EX-USC Student Alleges School Was Biased in Investigating Assault Claim

LOS ANGELES (CNS) - A former USC law student is suing the university, claiming she was raped by a fellow student and that the university was biased in favor of the alleged perpetrator during its investigation and ignored policies meant to protect sexual assault victims.

The federal lawsuit was filed on behalf of Courtney Whittier, a former student at USC Gould School of Law, alleging she was sexually assaulted following a Law School social event and that the university's investigation violated the school's own Title IX policies and was skewed in favor of the perpetrator.

The university responded that it was “reviewing the lawsuit in detail.''

Whittier alleges that in December 2017 she attended the event and drank alcohol to the point of becoming incapacitated, according to the suit. While in that condition she was allegedly raped by another USC student at her perpetrator's apartment. The plaintiff subsequently reported her rape to the dean of the Law School and to the USC Title IX Office, according to the complaint filed Oct. 16 in Los Angeles federal court.

According to the lawsuit, the USC Title IX Coordinator initially pressured her not to file a formal complaint and allegedly failed to return her follow-up call asking for an investigation. After contacting the dean a second time, the Title IX Office assigned an investigator with no Title IX training to look into the incident report, the lawsuit contends.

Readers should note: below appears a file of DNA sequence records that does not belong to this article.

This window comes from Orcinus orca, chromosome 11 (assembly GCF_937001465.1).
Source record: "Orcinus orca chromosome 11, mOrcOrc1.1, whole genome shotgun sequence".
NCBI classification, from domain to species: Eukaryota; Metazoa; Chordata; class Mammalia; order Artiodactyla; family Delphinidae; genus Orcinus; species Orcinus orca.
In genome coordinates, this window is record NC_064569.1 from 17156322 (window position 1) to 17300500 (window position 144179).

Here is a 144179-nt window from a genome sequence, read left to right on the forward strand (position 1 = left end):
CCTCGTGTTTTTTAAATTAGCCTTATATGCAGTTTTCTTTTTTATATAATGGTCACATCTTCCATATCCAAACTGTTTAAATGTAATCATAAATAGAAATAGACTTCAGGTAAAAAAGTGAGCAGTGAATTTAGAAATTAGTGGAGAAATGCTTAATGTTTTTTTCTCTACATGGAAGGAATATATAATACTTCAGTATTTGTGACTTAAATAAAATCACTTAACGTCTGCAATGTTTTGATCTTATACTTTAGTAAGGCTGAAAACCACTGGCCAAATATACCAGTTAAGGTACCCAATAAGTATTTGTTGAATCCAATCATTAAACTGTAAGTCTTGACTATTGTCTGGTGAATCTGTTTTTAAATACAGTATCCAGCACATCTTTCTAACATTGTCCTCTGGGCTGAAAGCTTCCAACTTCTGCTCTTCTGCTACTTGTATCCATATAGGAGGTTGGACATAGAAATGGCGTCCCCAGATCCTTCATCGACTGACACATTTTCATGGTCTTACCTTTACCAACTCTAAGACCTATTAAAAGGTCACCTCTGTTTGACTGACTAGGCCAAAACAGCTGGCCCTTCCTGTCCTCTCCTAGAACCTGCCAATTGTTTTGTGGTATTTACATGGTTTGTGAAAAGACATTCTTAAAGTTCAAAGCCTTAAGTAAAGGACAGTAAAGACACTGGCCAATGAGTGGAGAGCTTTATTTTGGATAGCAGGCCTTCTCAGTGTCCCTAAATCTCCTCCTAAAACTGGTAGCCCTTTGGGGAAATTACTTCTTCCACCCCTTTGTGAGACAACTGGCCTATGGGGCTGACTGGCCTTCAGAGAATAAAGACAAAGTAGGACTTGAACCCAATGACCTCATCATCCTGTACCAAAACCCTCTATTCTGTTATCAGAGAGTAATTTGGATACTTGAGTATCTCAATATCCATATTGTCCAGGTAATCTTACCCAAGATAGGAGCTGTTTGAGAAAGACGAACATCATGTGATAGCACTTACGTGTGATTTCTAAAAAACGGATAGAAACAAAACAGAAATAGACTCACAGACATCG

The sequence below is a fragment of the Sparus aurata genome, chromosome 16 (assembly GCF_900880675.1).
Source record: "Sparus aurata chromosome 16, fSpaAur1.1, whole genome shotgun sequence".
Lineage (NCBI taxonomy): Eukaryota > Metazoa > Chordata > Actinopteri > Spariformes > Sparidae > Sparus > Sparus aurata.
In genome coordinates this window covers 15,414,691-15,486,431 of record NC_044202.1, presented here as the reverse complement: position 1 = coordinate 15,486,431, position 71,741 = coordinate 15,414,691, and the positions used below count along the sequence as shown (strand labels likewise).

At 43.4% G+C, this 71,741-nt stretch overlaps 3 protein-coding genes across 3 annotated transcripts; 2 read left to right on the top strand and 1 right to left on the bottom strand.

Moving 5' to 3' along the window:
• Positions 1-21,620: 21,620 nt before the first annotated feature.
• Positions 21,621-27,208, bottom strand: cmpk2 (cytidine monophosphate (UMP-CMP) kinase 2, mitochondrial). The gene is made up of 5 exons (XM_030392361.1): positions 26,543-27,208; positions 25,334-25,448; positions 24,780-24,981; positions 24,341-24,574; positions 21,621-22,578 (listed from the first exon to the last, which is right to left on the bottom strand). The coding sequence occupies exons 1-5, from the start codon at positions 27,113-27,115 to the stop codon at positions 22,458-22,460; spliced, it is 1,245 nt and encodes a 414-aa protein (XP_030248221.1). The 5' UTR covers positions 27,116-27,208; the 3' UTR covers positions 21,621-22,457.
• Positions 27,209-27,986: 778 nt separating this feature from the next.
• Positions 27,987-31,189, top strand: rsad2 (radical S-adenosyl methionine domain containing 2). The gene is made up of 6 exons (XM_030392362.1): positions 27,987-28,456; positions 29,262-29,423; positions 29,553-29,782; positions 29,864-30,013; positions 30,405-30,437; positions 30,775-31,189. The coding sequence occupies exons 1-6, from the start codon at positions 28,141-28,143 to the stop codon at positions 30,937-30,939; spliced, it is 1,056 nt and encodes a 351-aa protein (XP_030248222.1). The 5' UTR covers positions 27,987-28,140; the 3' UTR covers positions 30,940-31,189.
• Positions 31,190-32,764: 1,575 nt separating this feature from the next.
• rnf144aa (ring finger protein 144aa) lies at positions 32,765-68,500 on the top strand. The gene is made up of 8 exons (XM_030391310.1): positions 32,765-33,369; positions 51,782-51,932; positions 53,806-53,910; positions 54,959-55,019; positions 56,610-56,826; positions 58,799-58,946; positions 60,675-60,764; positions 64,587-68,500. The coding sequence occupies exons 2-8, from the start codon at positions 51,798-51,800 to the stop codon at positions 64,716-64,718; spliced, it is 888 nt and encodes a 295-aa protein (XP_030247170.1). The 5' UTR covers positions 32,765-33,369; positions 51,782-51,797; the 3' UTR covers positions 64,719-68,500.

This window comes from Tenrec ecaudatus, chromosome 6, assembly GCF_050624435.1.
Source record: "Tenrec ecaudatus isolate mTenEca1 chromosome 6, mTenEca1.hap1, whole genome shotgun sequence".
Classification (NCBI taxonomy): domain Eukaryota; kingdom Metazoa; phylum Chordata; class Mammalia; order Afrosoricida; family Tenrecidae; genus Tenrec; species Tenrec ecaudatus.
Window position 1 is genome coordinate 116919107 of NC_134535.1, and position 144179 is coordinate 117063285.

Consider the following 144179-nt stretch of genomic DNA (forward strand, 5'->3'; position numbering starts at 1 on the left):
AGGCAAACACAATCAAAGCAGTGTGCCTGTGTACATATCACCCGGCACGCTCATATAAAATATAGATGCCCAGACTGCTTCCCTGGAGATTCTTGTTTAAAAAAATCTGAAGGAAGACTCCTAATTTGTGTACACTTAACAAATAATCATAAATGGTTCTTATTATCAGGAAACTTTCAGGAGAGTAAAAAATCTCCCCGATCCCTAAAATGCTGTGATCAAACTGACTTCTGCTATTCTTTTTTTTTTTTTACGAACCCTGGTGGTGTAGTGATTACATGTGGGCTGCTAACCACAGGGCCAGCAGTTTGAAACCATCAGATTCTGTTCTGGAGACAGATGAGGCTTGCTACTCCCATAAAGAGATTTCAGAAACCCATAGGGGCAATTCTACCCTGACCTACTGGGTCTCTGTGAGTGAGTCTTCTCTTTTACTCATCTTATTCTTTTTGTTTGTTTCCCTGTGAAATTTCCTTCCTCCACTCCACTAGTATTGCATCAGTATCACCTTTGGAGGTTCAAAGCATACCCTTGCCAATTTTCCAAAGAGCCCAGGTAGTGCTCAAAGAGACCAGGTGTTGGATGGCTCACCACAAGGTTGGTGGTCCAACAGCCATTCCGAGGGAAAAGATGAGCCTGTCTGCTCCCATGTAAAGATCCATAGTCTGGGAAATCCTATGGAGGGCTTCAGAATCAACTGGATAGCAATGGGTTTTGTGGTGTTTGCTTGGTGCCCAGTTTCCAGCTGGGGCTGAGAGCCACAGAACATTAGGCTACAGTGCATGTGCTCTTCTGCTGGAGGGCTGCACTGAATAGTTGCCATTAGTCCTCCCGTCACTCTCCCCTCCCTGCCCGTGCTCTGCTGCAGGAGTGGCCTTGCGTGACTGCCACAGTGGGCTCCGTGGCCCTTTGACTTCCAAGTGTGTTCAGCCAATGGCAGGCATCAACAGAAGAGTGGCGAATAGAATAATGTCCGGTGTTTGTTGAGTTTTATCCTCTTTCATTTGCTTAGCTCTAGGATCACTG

The woman alleges the investigation violated USC Title IX policies and Title IX provisions that ensure a fair investigation. The suit contends that her attacker hired a well-known attorney who had represented other sexual perpetrators involved in civil lawsuits against USC. Once that attorney became involved, the lawsuit alleges, USC allowed the perpetrator to review all of the evidence submitted by the plaintiff before submitting his own evidence, which allowed him to tailor his account to respond to her allegations.

The perpetrator was also allowed to submit additional evidence after his initial submittal, and the plaintiff was never informed or given the same opportunity, the complaint alleges.

“After suffering rape at a USC-sponsored event, our client went to her school for support and protection asking for a fair investigation but instead she faced a Title IX office that was biased toward her rapist and intimidated by an attorney (to the point of) violating its own Title IX policies,'' said Alex Zalkin, attorney for the plaintiff. “Its own Title IX investigator in this case has filed a separate lawsuit that outlines USC's outrageous practices that protect sexual perpetrators and biased investigations.''

The investigator of the plaintiff's complaint has asserted in a separate federal lawsuit against USC that he/she was assigned to investigate the case even though USC was aware the he/she has no Title IX training, which was in violation of USC's consent decree with the U.S. Department of Education, Office for Civil Rights, according to Zalkin.

The investigator's lawsuit alleges that he/she opposed the decision of the USC Title IX Coordinator to provide all of the plaintiff's evidence to the perpetrator before submitting his own evidence. After raising objections to Title IX violations in the probe, the investigator was removed from the investigation but the investigators signature was still affixed to the report without consent.

The complaint also details an alleged history of indifference to sexual misconduct cases at USC, citing the recent multimillion-dollar settlement of lawsuits by sexual abuse student victims of former campus gynecologist Dr. George Tyndall.

Photo: Getty Images

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